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Lesson Plans


Re: Fees

[ Thread ][ Subject ][ Author ][ Date ]
Peggy Woolsey (woolspeg)
Mon, 10 Aug 1998 17:25:23 +0800


>Hi Everyone,
>I was given several boxes full of dry pigment by an artist friend that
>recently died. They appear very old. I'm not sure which ones are dangerous
>except of coarse the lead white. I would like to use them mixed with sand to
>do sandpainting, but don't want to take any chances. What dry pigments are
>harmful to touch besides lead white? Thanks- Suzette

Hi Suzette,
Glad you asked because dry artist's pigments are very dangerous,
not so much to touch, but to inhale. The stuff that they sell for student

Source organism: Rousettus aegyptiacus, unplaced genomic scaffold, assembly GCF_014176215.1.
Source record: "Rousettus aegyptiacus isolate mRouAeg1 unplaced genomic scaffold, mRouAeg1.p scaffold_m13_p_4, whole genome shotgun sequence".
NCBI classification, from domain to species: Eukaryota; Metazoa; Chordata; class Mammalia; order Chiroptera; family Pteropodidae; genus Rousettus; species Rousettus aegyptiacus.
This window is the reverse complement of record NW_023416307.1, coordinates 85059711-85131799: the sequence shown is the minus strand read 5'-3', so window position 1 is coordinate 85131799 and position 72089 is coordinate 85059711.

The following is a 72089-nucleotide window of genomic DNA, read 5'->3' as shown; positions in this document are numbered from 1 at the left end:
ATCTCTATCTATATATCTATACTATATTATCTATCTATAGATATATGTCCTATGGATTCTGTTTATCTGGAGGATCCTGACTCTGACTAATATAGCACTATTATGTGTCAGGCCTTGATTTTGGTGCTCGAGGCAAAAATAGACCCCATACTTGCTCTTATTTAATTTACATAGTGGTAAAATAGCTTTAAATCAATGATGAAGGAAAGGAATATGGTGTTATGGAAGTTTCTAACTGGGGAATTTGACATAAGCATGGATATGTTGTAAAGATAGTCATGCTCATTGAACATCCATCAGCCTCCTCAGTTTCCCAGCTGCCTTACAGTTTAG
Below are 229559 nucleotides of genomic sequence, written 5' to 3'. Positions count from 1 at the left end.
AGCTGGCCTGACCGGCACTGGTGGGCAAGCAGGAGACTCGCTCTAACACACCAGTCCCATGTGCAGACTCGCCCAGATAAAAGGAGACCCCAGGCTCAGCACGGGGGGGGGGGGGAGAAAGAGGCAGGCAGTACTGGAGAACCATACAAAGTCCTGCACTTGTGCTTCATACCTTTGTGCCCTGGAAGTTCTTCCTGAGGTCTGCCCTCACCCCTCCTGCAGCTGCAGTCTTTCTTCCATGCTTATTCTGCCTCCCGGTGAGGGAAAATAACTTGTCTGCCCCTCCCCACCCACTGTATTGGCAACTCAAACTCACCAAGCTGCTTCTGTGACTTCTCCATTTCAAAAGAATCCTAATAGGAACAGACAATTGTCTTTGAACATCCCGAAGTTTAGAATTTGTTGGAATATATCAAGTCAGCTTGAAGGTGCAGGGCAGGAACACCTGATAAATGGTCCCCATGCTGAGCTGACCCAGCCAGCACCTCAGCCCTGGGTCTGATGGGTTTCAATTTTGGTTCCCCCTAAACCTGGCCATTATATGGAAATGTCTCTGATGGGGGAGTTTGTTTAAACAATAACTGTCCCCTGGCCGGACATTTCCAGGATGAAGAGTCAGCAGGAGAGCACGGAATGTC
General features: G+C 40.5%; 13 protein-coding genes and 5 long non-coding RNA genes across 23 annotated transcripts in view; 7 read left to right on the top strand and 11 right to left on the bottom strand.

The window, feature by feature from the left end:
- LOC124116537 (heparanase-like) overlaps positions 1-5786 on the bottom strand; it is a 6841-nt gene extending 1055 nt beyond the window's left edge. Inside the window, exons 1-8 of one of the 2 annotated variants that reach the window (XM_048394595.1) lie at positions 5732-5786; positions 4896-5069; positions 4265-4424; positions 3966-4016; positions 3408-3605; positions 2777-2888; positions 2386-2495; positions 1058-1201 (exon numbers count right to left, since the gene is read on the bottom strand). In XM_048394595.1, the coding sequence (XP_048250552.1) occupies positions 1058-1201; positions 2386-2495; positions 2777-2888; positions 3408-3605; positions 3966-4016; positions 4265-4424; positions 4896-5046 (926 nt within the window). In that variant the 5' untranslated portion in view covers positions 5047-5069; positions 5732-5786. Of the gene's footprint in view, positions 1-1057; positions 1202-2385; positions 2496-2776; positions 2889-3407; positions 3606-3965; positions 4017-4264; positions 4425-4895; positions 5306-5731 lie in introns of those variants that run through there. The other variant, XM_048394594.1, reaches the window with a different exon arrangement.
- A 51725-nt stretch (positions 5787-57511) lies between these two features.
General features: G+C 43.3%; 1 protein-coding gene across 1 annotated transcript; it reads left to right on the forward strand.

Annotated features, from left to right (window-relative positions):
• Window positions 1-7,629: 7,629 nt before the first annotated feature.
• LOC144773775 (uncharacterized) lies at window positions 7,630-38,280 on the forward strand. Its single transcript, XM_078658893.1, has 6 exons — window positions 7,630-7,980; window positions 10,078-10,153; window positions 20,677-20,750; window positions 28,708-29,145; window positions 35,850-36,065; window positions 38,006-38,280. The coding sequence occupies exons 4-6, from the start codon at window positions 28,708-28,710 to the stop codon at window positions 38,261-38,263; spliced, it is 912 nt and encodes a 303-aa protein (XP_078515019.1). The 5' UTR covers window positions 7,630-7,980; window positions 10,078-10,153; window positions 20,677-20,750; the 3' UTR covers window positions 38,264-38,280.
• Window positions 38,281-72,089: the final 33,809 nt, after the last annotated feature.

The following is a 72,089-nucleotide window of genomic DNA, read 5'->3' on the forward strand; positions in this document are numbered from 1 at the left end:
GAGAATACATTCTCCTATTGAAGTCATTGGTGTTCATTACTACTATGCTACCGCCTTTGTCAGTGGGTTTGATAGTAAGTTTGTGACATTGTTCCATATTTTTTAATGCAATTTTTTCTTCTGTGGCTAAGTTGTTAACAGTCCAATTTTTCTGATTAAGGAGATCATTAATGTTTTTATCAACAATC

use that mixes up with water has been banned in many school districts
because the fine particles of pigment can get just about anywhere including
the lungs, livers and so on of kids. Dry artists pigments are even more
dangerous because they are ground more finely. When I use these I always
wear a mask. Once they are mixed with water (and some pigments especially
the phalo colors can take a long time to mix ((have to use a palette knife
or something similiar on a flat piece of glass)), they no longer pose the
danger although, as you know, all pigments can be problematic for some
individuals. When you check out the filter in your face mask after using
dry artist's pigments, what you see will astonish you. All that color might
have gone into your lungs. In spite of the danger and the hassle, they mix
up with egg yolk to make the most exquisite and luminous color on a plaster
ground. (Egg tempera).
Personally I would not use artists pigments for sand painting
although I might use the student dry pigments. Also, despite the age of
the stuff, it lasts indefinitely.
I learned the hard way about dry pigments, air brushing and using
powdered dyes. Since having respitory problems, I have become adamant about
safe use of these materials and methods. Peggy